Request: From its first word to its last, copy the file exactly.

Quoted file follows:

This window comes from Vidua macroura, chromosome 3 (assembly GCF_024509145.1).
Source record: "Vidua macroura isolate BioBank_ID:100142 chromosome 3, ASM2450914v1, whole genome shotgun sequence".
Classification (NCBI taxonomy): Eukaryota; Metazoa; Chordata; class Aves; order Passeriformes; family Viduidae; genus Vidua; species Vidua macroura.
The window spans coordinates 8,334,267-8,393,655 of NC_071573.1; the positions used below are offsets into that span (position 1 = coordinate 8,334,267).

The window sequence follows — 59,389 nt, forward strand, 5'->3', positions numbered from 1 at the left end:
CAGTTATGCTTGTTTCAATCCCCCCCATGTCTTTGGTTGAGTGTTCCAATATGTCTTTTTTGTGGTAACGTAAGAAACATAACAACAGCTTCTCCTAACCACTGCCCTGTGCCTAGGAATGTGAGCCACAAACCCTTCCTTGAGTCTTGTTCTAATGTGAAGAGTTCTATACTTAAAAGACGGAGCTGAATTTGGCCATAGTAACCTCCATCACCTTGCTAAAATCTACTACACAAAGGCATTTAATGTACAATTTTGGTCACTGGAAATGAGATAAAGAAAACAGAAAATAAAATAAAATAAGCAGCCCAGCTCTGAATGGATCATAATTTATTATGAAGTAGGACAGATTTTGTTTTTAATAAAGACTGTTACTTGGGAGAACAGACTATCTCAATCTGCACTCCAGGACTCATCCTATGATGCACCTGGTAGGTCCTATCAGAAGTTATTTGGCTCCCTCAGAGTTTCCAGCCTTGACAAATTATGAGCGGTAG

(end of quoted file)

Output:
This window comes from Vidua macroura, chromosome 3 (assembly GCF_024509145.1).
Source record: "Vidua macroura isolate BioBank_ID:100142 chromosome 3, ASM2450914v1, whole genome shotgun sequence".
Classification (NCBI taxonomy): Eukaryota; Metazoa; Chordata; class Aves; order Passeriformes; family Viduidae; genus Vidua; species Vidua macroura.
The window spans coordinates 8,334,267-8,393,655 of NC_071573.1; the positions used below are offsets into that span (position 1 = coordinate 8,334,267).

The window sequence follows — 59,389 nt, forward strand, 5'->3', positions numbered from 1 at the left end:
CAGTTATGCTTGTTTCAATCCCCCCCATGTCTTTGGTTGAGTGTTCCAATATGTCTTTTTTGTGGTAACGTAAGAAACATAACAACAGCTTCTCCTAACCACTGCCCTGTGCCTAGGAATGTGAGCCACAAACCCTTCCTTGAGTCTTGTTCTAATGTGAAGAGTTCTATACTTAAAAGACGGAGCTGAATTTGGCCATAGTAACCTCCATCACCTTGCTAAAATCTACTACACAAAGGCATTTAATGTACAATTTTGGTCACTGGAAATGAGATAAAGAAAACAGAAAATAAAATAAAATAAGCAGCCCAGCTCTGAATGGATCATAATTTATTATGAAGTAGGACAGATTTTGTTTTTAATAAAGACTGTTACTTGGGAGAACAGACTATCTCAATCTGCACTCCAGGACTCATCCTATGATGCACCTGGTAGGTCCTATCAGAAGTTATTTGGCTCCCTCAGAGTTTCCAGCCTTGACAAATTATGAGCGGTAG